A 4-foot-7-inch man completed Marine boot camp in September, possibly making him the shortest U.S. service member ever.
Pfc. Nathaniel Laprade graduated from Marine Corps Recruit Depot Parris Island, South Carolina, on Sept. 1, as the Marine chosen to carry the guidon representing his entire series, according to a Marine Corps news release Tuesday.
As a teen, Laprade joined his high school’s Army JROTC program. But he said he was pulled toward the Marine Corps because it offered the “snap precision” his program instructor, retired Army 1st Sgt. Thomas Gent, instilled in his students.
“One day in the cafeteria there was a Marine recruiter standing there and his uniform was perfect, no flaws no nothing,” Laprade said in the release. “You just felt something, stood there, strong and disciplined, a solid statue of determination of honor, courage and commitment.”
A year later, when Laprade was set to graduate, he was one of the first students the recruiter approached. The recruiter told Laprade his name was the first that was pulled from his system “because he saw something in me,” the private first class recounted in the release.
At boot camp, Laprade was part of Hotel Company, 2nd Recruit Training Battalion, according to the release. He said his peers treated him with respect and even were motivated by his own motivation — a cycle that further motivated him.
“I think they kind of looked up to me in a way,” Laprade said. “I had one recruit, now a Marine, who told me that I was his motivation.”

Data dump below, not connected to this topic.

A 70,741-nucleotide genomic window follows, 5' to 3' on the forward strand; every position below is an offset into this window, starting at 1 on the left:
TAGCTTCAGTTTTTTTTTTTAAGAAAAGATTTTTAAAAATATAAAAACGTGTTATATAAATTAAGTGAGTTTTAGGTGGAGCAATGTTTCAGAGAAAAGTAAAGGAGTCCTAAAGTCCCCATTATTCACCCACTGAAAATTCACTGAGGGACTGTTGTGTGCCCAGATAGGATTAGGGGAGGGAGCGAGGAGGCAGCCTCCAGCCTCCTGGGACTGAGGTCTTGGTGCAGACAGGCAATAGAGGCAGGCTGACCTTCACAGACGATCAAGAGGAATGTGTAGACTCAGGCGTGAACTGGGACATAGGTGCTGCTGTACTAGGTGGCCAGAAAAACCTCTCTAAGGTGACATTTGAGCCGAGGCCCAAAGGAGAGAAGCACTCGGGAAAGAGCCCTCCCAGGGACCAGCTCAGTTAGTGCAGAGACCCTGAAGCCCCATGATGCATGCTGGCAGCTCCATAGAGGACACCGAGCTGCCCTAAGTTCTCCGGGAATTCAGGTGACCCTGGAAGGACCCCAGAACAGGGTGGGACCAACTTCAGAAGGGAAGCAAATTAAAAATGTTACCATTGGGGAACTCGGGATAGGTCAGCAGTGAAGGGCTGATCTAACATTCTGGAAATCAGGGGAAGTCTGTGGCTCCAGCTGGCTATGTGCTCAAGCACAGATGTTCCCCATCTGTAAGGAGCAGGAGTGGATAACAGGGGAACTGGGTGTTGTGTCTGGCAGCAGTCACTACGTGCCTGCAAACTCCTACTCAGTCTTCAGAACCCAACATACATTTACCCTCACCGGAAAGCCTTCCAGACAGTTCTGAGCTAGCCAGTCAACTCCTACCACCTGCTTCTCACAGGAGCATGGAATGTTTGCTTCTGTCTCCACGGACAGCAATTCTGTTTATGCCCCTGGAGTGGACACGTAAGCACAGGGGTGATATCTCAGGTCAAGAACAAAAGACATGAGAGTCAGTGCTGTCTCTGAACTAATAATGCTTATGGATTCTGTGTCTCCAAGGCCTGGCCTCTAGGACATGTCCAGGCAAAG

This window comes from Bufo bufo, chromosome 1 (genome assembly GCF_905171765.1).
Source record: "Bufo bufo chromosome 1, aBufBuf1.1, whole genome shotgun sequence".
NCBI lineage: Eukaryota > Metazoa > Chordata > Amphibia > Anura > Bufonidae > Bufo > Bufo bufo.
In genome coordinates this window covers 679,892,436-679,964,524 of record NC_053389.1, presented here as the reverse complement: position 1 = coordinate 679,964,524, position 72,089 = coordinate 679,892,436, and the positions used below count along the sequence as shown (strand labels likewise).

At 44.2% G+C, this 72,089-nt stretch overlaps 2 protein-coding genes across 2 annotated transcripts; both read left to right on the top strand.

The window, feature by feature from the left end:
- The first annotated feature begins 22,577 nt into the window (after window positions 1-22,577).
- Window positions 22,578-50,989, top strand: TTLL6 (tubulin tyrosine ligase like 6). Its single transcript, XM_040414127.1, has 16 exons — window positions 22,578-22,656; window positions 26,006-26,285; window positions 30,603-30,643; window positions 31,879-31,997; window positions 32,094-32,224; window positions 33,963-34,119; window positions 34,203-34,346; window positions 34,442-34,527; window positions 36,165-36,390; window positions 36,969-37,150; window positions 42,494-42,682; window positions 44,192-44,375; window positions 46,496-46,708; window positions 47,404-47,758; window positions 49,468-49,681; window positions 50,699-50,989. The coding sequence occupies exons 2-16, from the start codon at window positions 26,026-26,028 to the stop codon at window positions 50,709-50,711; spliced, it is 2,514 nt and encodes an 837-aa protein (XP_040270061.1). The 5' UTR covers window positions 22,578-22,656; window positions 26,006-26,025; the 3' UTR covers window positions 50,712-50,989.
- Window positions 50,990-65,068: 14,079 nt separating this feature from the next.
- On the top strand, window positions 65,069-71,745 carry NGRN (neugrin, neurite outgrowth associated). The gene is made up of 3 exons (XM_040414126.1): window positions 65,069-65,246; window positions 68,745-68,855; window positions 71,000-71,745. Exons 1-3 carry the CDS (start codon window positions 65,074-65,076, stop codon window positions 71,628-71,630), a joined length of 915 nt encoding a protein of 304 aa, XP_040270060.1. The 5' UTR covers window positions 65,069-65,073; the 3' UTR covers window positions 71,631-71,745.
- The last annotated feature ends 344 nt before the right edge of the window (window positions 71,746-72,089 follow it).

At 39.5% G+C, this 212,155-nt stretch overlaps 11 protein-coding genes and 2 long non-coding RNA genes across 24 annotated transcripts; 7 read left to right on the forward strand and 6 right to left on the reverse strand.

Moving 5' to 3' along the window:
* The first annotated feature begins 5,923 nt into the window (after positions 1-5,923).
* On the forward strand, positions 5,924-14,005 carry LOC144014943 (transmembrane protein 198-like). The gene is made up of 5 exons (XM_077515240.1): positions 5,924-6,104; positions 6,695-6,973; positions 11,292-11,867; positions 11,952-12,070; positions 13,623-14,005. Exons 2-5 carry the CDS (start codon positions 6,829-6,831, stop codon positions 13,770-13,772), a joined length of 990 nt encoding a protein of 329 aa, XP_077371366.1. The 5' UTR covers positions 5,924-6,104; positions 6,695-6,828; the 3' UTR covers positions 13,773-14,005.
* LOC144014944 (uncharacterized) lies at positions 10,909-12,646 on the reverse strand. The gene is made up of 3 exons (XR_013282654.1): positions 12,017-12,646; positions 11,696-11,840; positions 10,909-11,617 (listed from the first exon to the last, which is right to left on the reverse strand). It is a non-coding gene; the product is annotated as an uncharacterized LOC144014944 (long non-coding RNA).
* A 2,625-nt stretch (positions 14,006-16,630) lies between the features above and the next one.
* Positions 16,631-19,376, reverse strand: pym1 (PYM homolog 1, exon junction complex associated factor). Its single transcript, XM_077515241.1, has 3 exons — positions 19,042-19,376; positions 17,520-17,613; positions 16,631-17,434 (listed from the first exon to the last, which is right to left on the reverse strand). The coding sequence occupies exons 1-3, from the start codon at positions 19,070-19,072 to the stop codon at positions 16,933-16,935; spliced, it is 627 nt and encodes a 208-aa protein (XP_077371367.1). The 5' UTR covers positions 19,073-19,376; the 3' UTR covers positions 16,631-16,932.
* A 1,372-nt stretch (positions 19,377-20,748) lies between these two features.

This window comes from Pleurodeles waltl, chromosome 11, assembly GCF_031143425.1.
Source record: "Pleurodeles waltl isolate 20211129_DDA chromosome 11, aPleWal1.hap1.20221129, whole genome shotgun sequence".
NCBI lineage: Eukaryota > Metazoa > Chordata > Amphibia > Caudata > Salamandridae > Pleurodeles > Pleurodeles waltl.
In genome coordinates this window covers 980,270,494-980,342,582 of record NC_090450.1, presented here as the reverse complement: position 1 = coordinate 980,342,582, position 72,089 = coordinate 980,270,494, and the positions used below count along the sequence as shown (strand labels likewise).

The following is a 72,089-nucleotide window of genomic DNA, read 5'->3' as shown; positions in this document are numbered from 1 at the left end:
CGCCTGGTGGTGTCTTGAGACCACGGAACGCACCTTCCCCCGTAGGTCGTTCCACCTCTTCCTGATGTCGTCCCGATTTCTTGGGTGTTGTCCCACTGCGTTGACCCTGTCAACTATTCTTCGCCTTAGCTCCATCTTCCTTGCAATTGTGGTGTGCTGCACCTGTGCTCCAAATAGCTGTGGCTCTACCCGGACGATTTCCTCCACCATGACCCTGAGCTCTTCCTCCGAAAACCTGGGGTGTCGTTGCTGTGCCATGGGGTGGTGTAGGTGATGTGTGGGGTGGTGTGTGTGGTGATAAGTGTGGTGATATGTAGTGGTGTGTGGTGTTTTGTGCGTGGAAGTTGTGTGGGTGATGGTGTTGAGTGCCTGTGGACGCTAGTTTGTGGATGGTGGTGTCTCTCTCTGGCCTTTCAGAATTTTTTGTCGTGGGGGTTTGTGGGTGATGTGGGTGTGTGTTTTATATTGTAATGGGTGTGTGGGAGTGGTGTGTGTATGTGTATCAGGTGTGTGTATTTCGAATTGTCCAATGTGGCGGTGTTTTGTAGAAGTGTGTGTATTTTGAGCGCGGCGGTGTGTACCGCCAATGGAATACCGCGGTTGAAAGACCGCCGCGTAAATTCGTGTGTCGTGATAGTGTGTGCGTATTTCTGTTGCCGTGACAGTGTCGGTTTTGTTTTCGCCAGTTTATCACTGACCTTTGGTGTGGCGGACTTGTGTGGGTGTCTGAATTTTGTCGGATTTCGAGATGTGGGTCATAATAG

Many of the obstacles in the obstacle courses were taller than Laprade. But his drill instructors saw him make his way over them “with little to no trouble,” the news release stated.
Laprade just had to push himself to jump a little higher, he said.
The hikes were tougher. As the lead guide for his series, Laprade led the formation alongside the lanky guide of his platoon, according to the release.
“Little legs with a little body weight, a lot of weight in the pack and a lot of miles in the hikes,” Laprade said. “That was the hardest part for me, the hikes.”
Laprade’s occupational field is logistics, though he hasn’t been assigned a specific military occupational specialty yet, according to Marine spokesman Maj. Philip Kulczewski.
Some occupational fields within the Marine Corps have specific height requirements, like aviation support, engineering and construction, motor transport, and military police and corrections, according to Jim Edwards, a spokesman for Marine Corps Recruiting Command.
Laprade’s next stop, after 10 days of leave, is Marine Combat Training at Camp Geiger, North Carolina, according to the release.
Is Laprade the shortest service member of all time? It’s hard to say for sure.
The minimum height for Marine applicants is 4 feet, 8 inches, while the maximum height is 6 feet, 10 inches, according to Kulczewski.
“However, individual cases are subject to waivers on a case by case basis,” the spokesman said.
During his enlistment process, Laprade heard from recruiters about Richard Flaherty, a former Army captain who became known as the “Giant Killer” for his service as a Green Beret in Vietnam. Some have claimed Flaherty was the shortest man in U.S. military history.
But there may have been competition for that historical title: In 1951, a Connecticut newspaper called the 4-foot-9-inch Sgt. Robert Perkins the “second shortest man in the air force,” leaving inquiring minds to wonder who clocked in at No. 1.
Learning about Flaherty spurred Laprade to one-up the slightly taller soldier.
“The main part that inspired me was that he was Army and 4 foot 9 inches,” Laprade said in the release. “If I go Marines when I’m 4 foot 7 inches, I will beat him in two ways.”